The PM tried to play financial planner during his rally speech on Sunday and failed. His advice for a fictitious Mr Tan just fell flat after it was examined by an associate professor of the Lee Kuan Yew School of Public Policy in an article in The Straits Times.
Hui Weng Tat’s main contention is that the $2,000 a month the PM felt Mr Tan will need in his retirement years will put him among the lowest 10 per cent of resident households.
“The prospect of such retired households being forced down to the lowest decile on retirement certainly does not paint a very optimistic view of adequate retirement living in Singapore,’’ the professor said.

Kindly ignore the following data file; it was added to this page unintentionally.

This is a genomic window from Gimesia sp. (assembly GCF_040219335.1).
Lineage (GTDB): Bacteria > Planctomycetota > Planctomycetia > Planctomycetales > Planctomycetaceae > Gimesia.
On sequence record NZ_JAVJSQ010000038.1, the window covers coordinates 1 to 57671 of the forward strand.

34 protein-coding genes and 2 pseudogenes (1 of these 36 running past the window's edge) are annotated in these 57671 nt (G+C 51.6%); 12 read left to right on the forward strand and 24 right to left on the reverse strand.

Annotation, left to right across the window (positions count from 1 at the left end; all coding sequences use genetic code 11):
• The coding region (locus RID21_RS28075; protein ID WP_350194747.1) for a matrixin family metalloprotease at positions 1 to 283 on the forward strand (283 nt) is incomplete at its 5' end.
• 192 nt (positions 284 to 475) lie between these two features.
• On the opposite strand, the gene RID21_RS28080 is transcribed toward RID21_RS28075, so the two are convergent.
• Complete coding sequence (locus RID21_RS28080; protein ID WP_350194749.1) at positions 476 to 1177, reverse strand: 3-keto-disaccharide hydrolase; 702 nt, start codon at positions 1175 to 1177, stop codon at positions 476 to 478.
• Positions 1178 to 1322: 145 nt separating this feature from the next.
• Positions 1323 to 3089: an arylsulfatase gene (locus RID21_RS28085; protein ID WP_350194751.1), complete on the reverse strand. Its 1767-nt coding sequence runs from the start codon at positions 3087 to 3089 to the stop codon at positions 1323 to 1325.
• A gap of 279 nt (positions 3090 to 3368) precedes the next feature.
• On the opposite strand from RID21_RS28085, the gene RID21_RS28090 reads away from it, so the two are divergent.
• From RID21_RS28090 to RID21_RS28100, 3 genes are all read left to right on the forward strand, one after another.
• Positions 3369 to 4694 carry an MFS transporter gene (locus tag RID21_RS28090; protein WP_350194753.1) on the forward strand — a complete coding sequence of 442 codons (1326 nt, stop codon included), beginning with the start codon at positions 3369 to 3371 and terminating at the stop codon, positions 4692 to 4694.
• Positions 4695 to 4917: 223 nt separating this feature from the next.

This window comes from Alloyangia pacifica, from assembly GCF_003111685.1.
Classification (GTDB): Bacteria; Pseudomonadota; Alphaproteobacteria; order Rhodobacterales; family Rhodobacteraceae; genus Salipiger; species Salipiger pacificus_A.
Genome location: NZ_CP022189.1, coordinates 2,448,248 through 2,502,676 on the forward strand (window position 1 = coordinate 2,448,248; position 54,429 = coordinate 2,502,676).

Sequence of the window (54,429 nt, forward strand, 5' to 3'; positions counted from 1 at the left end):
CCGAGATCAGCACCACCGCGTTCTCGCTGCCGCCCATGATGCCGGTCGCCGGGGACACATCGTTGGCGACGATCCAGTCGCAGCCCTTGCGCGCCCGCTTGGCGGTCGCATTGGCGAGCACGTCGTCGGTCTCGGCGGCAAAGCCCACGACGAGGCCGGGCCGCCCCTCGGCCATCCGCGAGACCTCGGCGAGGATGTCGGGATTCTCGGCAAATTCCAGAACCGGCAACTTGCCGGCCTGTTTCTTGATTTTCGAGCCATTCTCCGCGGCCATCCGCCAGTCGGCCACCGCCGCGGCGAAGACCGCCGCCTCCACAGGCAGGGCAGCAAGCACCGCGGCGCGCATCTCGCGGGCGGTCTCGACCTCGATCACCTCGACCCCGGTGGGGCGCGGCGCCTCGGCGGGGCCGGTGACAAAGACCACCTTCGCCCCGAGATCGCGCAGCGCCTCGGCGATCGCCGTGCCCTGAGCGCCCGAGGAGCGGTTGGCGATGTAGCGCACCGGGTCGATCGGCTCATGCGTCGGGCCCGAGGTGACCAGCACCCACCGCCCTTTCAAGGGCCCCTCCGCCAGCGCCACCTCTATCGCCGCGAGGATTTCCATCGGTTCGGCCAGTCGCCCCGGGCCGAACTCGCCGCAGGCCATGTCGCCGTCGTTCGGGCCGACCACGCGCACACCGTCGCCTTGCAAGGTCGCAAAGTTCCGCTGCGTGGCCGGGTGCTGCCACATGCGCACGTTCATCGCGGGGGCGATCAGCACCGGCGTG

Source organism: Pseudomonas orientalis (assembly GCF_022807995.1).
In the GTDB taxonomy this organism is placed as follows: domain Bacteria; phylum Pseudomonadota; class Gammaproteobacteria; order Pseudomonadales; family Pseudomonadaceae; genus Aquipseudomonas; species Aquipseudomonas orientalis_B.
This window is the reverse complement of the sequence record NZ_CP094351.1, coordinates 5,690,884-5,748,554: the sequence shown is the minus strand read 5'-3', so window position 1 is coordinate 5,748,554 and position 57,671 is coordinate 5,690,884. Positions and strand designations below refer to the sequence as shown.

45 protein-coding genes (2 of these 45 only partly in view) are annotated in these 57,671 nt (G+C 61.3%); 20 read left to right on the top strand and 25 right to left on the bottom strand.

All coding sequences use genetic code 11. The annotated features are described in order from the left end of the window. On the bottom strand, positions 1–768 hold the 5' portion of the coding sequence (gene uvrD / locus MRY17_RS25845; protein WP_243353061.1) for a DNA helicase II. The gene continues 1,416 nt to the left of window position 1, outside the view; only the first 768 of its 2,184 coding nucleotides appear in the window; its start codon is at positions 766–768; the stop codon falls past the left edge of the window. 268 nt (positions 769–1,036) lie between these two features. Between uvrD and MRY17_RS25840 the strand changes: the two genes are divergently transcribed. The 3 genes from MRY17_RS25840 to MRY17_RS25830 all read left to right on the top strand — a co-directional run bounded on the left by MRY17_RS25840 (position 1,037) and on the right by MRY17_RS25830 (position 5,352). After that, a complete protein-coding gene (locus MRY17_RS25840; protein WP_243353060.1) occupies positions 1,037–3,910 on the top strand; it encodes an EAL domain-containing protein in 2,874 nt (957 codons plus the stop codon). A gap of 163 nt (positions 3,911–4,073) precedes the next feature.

And the PM did not even factor in inflation in his calculations.
His so-called big concession on CPF – allowing members to take out about 20 per cent of their savings at 65 – means nothing really.
Prof Hui questioned the move. “To my mind, that is merely a cosmetic change that seems to pander to popular demands. Allowing this may not be in the best interest of most CPF contributors as any lump sum withdrawal means correspondingly lower amounts of retirement income for the individual.”
Tinkering with the CPF, as the PM did on Sunday, is not the way forward. A way has to be found to return the CPF to its original purpose of providing sufficient retirement savings.
Then we all can have peace of mind – a phrase the PM has used often enough to clutch at the straws of a survival strategy.